The Human Resource Executive Benefits (HRE) Conference is where human resources professionals (and the vendors who love them) catch up with the latest trends in benefits. Since not everyone could be there, we’ve boiled it down to three recurring takeaways – be stealthy, wealthy, and wise.
There are three million nurses in this country to about 800,000 doctors. For employers, that makes these valuable caregivers healthcare’s first line of defense for patients…and their own bottom lines. And that makes skilled nurses more important than ever.
What’s the latest in March HR news? We’ve collected a one-stop-shop of interesting industry happenings from the past month. Here’s what made our monthly roundup.
What are your toughest jobs to fill? More importantly, are you looking in the right places to fill them? You might be surprised.
Back in 2015 during the AFC football championship, New England Patriot Julian Edelman (who is not a quarterback) threw a 51-yard touchdown pass that changed the course of the game. That moment holds lessons for businesses as well as football teams.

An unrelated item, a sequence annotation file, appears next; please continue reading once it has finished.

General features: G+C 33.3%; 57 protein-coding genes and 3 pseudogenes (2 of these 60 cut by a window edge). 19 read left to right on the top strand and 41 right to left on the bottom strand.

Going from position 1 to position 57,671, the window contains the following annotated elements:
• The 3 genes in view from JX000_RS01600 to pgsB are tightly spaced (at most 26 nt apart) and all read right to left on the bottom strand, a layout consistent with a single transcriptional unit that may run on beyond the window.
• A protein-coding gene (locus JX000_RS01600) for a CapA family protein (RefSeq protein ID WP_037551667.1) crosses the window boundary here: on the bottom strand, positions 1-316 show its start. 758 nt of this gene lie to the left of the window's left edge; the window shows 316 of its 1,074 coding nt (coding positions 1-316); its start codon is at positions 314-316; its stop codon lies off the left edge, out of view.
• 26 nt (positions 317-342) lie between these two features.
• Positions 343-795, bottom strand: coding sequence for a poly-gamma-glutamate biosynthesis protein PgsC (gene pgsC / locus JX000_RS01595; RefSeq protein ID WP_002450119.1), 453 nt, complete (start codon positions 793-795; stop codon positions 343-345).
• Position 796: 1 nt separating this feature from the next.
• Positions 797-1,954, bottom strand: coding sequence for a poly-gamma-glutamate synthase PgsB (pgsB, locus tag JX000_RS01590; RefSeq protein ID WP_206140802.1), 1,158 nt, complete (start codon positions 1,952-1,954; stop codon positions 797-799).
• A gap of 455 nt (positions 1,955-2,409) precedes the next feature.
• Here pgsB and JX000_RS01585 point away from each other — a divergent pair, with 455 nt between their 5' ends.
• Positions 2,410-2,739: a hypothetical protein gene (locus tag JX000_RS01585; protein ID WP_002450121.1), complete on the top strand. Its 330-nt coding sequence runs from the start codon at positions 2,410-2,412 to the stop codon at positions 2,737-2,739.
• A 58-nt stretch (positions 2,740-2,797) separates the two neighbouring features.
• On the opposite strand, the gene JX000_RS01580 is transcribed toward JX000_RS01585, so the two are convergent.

Education assistance is by no means the only important factor when it comes to improving quality of hire; but it is indicative of an organization that is focused on development as a key part of its organizational culture. Organizations that maintain this kind of focus do achieve differentiated business results.
When it comes to how organizations create and maintain competitive advantage, these days the conversation often turns to culture. But what does culture require?
It’s estimated that today’s college students leave campus with nearly $40,000 in student debt. And it’s affecting more than just their own budgets. “For employers, this is a major concern,” writes EdAssist’s Chris Duchesne in October’s Workspan magazine.
For adult learners, higher education has a different purpose than it had when they were younger, with a focus on new and very specific goals. As a result, it’s simply not possible to adequately assess a school or program based solely on the qualifications important to an 18-year-old incoming freshman.
More than half of today’s working nurses are Boomers nearing retirement; and the Health and Medicine division of the American Academy of Science is recommending that 80% of nurses have baccalaureate degrees by the year 2020.
“Hospitals need to be proactive about identifying qualified employees to fill this staffing gap.”